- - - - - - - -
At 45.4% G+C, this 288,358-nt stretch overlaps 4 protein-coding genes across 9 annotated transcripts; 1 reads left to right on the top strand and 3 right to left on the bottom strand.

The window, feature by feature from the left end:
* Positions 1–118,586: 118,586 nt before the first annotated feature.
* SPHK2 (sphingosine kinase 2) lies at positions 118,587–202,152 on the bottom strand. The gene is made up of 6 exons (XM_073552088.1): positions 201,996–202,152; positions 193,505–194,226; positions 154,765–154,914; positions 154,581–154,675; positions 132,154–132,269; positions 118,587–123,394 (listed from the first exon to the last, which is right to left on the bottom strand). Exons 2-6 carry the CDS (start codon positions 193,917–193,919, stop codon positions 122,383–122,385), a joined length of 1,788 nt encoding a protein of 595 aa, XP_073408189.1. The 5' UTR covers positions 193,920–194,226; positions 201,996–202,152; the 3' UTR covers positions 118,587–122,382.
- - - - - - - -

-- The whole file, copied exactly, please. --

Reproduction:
At 45.4% G+C, this 288,358-nt stretch overlaps 4 protein-coding genes across 9 annotated transcripts; 1 reads left to right on the top strand and 3 right to left on the bottom strand.

The window, feature by feature from the left end:
* Positions 1–118,586: 118,586 nt before the first annotated feature.
* SPHK2 (sphingosine kinase 2) lies at positions 118,587–202,152 on the bottom strand. The gene is made up of 6 exons (XM_073552088.1): positions 201,996–202,152; positions 193,505–194,226; positions 154,765–154,914; positions 154,581–154,675; positions 132,154–132,269; positions 118,587–123,394 (listed from the first exon to the last, which is right to left on the bottom strand). Exons 2-6 carry the CDS (start codon positions 193,917–193,919, stop codon positions 122,383–122,385), a joined length of 1,788 nt encoding a protein of 595 aa, XP_073408189.1. The 5' UTR covers positions 193,920–194,226; positions 201,996–202,152; the 3' UTR covers positions 118,587–122,382.